Per Christian Johansson was a Premier Danseur and principal teacher at the Imperial Ballet School, who made an incredible contribution to classical ballet. Born on the 20th May 1817 in Stockholm, Sweden, Johansson trained at the Royal Swedish Ballet School, graduating under the first Swedish-born choreographer of note, Anders Selinder and joined the Royal Swedish Ballet Company.
In 1836, after making his début, Johansson was noticed by the Danish choreographer and Ballet Master, August Bournonville, who invited him to Copenhagen to train with him. Johansson trained with Bournonville for two years, becoming one of his star pupils, and on completing his training, he returned to Stockholm as Premier Danseur and was officially recognised as one of the greatest male ballet dancers in all of Europe. One of the highlights of Johansson’s career was when he partnered the great Marie Taglioni during her brief guest appearance in Stockholm in 1841. In fact, when Taglioni was invited to appear in Stockholm, she agreed only on condition that Johansson would be her partner.
In 1842, Taglioni travelled to Saint Petersburg, where Johansson followed her in the hopes of securing an engagement at the Imperial Theatres. While taking classes at the Imperial Ballet School, he was noticed by Ballet Master Antoine Titus, which led to his official Saint Petersburg début and an engagement with the Imperial Ballet. He settled into Russian life well, learned the language and married a Russian woman, who was the mother of his famous daughter, Anna Johansson (1860-1917), one of Petipa’s most celebrated soloists.
Christian Johansson became Premier Danseur with the Imperial Ballet and became especially noted for his innate nobility and grace and his impeccably precise and correct technique. Some of the highlights of his dancing career were his partnering of some of the most famous ballerinas of the 19th century – Marie Taglioni, Fanny Cerrito, Carlotta Grisi, Fanny Elssler, Amalia Ferraris and Yelena Andreyanova. In 1860, Johansson turned his attention more towards teaching as his dancing days began to meet their end and started giving lessons at the Imperial School, but it was not until 1869 that he was officially enrolled into the school’s staff.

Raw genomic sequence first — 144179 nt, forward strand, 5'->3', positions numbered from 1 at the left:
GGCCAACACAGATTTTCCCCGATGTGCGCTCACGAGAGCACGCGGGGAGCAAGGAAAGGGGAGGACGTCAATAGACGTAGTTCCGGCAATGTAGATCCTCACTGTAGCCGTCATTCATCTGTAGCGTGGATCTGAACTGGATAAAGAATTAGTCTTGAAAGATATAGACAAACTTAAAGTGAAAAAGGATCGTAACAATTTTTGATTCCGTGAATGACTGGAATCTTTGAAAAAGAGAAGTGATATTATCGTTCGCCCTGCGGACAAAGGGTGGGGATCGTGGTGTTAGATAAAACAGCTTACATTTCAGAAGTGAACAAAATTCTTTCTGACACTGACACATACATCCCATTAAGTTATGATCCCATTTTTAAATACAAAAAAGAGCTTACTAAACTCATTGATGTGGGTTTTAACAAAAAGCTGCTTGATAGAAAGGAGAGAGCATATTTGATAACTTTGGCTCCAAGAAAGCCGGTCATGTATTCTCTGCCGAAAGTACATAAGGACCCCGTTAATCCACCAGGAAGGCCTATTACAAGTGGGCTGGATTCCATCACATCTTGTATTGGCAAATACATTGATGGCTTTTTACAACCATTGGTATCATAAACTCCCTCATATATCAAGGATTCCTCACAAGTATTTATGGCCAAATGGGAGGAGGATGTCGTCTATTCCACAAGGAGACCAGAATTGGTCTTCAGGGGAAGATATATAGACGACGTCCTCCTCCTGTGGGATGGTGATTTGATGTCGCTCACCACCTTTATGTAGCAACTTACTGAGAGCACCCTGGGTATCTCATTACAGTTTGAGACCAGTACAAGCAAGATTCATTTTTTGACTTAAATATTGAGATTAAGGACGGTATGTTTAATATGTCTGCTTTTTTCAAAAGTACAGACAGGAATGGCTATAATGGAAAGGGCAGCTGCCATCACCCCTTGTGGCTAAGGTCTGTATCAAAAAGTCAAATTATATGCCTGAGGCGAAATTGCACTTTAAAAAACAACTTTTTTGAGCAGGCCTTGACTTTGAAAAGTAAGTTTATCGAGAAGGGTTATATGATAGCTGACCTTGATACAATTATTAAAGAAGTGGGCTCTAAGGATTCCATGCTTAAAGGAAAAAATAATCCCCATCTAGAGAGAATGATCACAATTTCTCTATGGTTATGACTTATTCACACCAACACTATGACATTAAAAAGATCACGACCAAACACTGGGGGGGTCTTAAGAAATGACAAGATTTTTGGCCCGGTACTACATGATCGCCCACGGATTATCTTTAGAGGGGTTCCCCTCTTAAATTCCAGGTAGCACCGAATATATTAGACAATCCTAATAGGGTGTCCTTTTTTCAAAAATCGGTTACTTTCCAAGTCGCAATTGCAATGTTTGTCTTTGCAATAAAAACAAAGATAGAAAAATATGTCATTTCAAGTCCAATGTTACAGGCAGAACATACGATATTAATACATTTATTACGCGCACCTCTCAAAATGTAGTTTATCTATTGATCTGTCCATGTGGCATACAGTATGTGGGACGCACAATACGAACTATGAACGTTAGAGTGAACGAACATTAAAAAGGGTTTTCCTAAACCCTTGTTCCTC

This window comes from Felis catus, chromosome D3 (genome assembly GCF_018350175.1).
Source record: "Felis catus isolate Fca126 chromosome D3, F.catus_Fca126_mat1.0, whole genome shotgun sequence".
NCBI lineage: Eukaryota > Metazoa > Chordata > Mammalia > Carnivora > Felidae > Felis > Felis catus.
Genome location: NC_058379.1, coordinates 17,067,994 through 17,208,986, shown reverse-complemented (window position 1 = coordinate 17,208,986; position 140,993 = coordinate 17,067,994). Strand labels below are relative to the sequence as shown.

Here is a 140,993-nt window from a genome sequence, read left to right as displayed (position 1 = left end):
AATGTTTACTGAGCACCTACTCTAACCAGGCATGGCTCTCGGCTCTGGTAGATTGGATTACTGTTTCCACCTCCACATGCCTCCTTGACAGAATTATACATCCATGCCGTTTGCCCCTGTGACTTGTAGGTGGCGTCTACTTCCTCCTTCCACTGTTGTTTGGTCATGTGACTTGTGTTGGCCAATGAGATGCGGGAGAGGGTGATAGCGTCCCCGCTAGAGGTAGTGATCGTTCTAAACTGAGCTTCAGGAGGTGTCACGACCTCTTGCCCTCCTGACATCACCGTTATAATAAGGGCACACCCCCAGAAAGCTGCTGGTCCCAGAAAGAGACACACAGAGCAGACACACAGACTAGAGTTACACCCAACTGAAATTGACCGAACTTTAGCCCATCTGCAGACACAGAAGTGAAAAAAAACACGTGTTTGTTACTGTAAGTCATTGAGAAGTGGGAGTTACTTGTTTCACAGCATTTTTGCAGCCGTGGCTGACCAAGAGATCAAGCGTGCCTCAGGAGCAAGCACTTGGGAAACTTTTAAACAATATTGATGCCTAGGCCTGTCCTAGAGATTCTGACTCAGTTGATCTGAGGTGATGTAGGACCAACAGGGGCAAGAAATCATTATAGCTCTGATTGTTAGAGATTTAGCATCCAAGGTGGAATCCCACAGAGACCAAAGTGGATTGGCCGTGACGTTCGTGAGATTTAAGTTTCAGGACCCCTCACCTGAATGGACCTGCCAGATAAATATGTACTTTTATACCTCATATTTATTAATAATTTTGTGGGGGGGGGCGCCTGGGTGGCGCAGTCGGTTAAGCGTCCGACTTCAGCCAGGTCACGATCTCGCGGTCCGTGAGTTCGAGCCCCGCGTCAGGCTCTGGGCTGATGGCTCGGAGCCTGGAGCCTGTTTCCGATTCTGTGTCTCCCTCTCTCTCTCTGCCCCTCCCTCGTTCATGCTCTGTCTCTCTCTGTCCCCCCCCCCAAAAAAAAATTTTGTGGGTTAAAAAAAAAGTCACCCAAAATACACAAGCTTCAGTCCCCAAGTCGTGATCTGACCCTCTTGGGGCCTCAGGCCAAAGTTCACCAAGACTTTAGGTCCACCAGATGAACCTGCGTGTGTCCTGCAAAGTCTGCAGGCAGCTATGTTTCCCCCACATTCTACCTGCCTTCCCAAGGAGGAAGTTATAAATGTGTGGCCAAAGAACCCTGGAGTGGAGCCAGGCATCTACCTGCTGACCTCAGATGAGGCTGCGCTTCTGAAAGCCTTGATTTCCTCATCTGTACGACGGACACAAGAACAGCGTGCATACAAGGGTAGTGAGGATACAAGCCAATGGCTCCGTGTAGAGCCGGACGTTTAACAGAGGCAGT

Johansson taught at the Imperial Ballet School for forty-three years. He taught the method of the French school, borrowing ideas and traditions from the great Ballet Masters Auguste Vestris, Filippo Taglioni, Jules Perrot and his teacher, August Bournonville. Johansson brought a new polish to the Russian style and he became one of Petipa’s most important collaborators, particularly in the case of the men’s dancing. Between the two, Johansson was a better choreographer for the men, while Petipa’s choreographic skills were better suited for the women and Petipa would often send his male dancers to Johansson to have their variations choreographed. Johansson proved to be a great influence to Petipa, so much so that Petipa would sit in on Johansson’s classes, observe everything and take notes. Johansson would then see his ideas on stage and would jokingly say: “Once again the old man is stealing something from me…”
Johansson became one of the most influential and respected teachers; all his students greatly admired and respected him. One of the most distinguished features of his classes was that he was always accompanied by his violin and a thick stick that he used to keep the musical beat underneath his mumbled counts of music. Johansson trained some of the greatest names in ballet history – his students included his daughter Anna, Pavel Gerdt, Marie Petipa, Maria Gorshenkova, Olga Preobrazhenskaya, Nikolai and Sergei Legat, Matilda Kschessinskaya, Alexander Shiryaev, Vera Trefilova, Georgy and Lydia Kyaksht, Varvara Nikitina, Alexander Gorsky, Agrippina Vaganova, Mikhail Fokine, Tamara Karsavina and Anna Pavlova.
In 1902, at the age of 85, Johansson retired from teaching, leaving his position to his student Nikolai Legat and even gave him his violin, which Legat held as a cherished gift. In 1903, a tragedy occurred when Johansson’s wife died, a loss that he never recovered from. Only a month after his wife’s death, Johansson had an accident when he fell and hit his head, which triggered a stroke.
Christian Johansson died on the 25th December [O.S. 12th December] 1903, aged 86. He is buried in the Smolenskoe Lutheran Cemetery in Saint Petersburg.